I’ve just spent the last hour or so trying to get Little Bit to sleep. It was a hard-fought battle. I tried everything. I tried reasoning with her. She’s got half my DNA, surely reason and logic should be innately effective. Surprising no one, my repeated refrain of “Sweetie, it’s late, you’re obviously tired, you should go to sleep now,” was met with the effective counter argument of continuing to scream in my ear.

Next course of action: singing. Those who know me know that my singing does less to soothe the savage beast than it does to send said beast scurrying away from the horrible sound. However, most of the time, Little Bit seems to like it. Fortunately, she doesn’t have much to compare it to other than Raffi and Elmo. Tonight, however, the mellifluous notes of my serenade did nothing to lull my little one to sleep. She did what most others do when I sing. She cried.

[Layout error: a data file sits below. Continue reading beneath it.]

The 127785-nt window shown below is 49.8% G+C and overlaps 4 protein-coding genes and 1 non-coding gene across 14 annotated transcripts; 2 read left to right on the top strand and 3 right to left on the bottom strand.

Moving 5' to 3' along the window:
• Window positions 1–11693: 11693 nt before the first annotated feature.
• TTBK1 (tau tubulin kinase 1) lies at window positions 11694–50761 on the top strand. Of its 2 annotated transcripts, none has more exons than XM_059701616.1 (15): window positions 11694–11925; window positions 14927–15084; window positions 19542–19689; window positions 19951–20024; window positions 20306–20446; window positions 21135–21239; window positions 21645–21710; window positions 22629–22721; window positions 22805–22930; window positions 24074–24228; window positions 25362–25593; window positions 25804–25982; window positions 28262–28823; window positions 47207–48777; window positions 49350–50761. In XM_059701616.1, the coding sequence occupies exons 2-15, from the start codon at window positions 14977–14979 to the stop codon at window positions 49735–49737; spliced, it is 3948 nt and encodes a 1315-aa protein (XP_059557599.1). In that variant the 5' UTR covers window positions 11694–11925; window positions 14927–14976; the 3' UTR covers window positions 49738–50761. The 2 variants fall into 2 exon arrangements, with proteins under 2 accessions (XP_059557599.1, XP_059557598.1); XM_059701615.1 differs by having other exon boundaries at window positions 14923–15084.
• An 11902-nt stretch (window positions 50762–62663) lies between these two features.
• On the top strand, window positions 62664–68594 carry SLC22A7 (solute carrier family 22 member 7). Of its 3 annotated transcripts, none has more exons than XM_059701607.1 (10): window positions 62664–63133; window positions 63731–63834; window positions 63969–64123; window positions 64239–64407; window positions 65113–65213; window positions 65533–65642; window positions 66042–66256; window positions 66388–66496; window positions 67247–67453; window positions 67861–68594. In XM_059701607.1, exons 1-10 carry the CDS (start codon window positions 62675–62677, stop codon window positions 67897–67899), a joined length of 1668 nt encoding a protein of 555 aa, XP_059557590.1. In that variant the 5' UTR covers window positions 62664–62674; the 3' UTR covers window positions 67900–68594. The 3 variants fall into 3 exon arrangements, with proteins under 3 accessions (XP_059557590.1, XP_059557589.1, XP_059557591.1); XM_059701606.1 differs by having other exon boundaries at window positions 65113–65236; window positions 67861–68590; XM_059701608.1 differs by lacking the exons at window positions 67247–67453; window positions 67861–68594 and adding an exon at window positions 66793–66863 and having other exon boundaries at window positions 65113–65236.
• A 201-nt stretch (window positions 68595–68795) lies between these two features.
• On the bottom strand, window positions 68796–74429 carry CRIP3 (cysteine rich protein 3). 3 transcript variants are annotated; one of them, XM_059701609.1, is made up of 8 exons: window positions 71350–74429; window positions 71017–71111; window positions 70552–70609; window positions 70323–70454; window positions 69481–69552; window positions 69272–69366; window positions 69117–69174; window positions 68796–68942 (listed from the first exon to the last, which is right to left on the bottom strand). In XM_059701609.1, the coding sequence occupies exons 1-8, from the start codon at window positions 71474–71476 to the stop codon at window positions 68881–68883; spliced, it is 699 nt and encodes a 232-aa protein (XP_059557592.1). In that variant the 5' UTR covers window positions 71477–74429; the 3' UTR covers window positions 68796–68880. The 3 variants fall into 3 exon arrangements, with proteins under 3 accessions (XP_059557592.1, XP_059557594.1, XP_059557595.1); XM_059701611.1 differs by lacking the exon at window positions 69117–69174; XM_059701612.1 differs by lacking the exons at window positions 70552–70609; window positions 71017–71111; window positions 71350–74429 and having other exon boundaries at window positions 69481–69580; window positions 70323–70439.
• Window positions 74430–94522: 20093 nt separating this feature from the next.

I thought of what my wife usually does to get the girl to sleep, She’ll usually nurse her until she’s full and falls asleep in a milk coma. There were two problems with that tonight. One, She already had a full belly from the bottle I had given her a short while ago, and two, I lack the milk-rich mammaries required for such an act.

All I could do was all I could do. I simply held my little girl as she cried and resisted sleep, assuring her that Daddy is here, and Daddy loves her very much, no matter how difficult or stubborn she was being (traits she gets from Mom, I’m sure. Not at all from Daddy). I gently rocked her and whispered my love over her until she finally calmed down enough to let me lay back onto the bed, her head resting on my chest, eyes finally starting to flutter closed. This is my favorite moment of any given day. When she is at peace in her Daddy’s arms, breathing deep and clear, this is when all is right with my world. (I’m sure there’s some spiritual parallel to be extracted here. I’ll trust you to find it. I’m too tired.)